Venice is one of the most interesting and romantic places in the world. This city is extremely colorful. Every corner, monument, church or museum contains a piece of history, a tale or a tradition that daily the city offers to citizens and visitors.
The high point in Venice’s social calendar is Venice’s Carnival. Our expert explains how to make the best of your visit – from where to get the best masks and how to spend the best time.
Where to go to see the Carnival
St Mark’s Square is the fulcrum of Carnival activities, and that is where you will find the most extraordinary costumes – many hoping for a chance in the best costume competition, some aiming to be photographed, and others are just enjoying themselves. Everyone has a chance to wear extravagant masks and dresses, and to spend 12 days looking like the Phantom of the Opera.
Venice Carnival admission costs
As a rule, the cost of airline tickets and hotels is higher during the Carnival. Our advice is to book hotel and tickets in advance and use offers of low cost airline companies.
There is no extra charge to visit St Mark’s Square during the Carnival. And all tourists can enjoy this even being in the center of the Carnival action. Though if you want to attend a special party or ball these can be quite expensive – see the carnival website http://www.carnevale.venezia.it/ for more details.
What to wear at the Venice Carnival
You are not getting the full benefit of Carnival without a mask. Venice is full of mask shops. To get the real thing, rather than a far-eastern import, head for traditional mascarei such as Ca’ Macanà (Calle delle Botteghe 3172, Dorsoduro 0039 041 277 6142; http://www.camacana.com/ ), Tragicomica (Calle dei Nomboli 2800, San Polo, 0039 041 721 102; http://www.tragicomica.it/ ) or Papier Maché (Calle lunga Santa Maria Formosa 5174B, Castello, 0039 041 522 9995; http://www.papiermache.it/ ).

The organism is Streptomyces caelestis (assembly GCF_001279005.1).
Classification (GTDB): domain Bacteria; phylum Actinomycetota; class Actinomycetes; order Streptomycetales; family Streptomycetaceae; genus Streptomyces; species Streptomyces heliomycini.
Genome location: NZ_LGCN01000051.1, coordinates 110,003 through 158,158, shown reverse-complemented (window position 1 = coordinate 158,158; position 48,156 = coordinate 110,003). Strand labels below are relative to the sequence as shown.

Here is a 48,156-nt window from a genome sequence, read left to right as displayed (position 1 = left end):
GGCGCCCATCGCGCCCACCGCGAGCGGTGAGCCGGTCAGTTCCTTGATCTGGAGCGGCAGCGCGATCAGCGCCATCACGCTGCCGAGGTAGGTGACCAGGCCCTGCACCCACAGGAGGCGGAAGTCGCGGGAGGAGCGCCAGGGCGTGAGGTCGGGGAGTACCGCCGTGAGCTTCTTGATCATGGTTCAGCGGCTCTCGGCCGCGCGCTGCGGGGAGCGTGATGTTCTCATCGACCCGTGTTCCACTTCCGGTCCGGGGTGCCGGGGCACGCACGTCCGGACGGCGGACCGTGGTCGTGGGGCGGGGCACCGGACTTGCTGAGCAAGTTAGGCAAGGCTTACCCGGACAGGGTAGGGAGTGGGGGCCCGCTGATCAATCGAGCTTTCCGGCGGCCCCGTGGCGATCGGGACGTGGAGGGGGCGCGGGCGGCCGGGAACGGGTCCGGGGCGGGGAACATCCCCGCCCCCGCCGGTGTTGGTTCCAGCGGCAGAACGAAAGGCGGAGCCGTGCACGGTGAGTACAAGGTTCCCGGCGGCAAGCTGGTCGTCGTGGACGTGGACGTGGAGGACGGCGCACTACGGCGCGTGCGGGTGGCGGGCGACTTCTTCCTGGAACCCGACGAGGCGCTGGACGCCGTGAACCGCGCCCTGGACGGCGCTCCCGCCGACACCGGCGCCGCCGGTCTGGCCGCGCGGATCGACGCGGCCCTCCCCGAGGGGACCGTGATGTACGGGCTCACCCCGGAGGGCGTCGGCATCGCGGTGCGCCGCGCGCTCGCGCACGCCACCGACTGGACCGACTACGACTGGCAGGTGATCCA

The voluminous cloak that Venetians swept around them against winter chills is called a tabarro and can be purchased from Monica (Calle Scaleter 2235, San Polo, 0039 041 524 6242; http://www.monicadaniele.com/ ) who has single-handedly revived the garment. Atelier Pietro Longhi (Ramo secondo Saoner 2671, San Polo, 0039 041 714 478; http://www.pietrolonghi.com/ ) rents and sells historical costumes, from the most simple to the very complex indeed. Banco Lotto N°10 (Salizada Sant’Antonin 3478B, Castello; 0039 041 522 1439; http://www.ilcerchiovenezia.it/ ) sells beautiful reproductions of historical costumes made by the inmates of Venice’s women’s prison.
What to visit also in Venice
Spend a day on the islands, mainly Murano, Burano and Torcello. There are boat services to all these islands at scheduled times, including between the islands themselves. Be prepared for long lines and long waits for the boats between islands. Read our Article re Burano island.
Churches. Although the Basilica di San Marco is free, other famous churches charge an entry fee. If you plan to visit three churches or more, you are better off buying the churches pass. There is also a combined pass for museums, churches and transportation only available at the tourist information office but it is relatively expensive.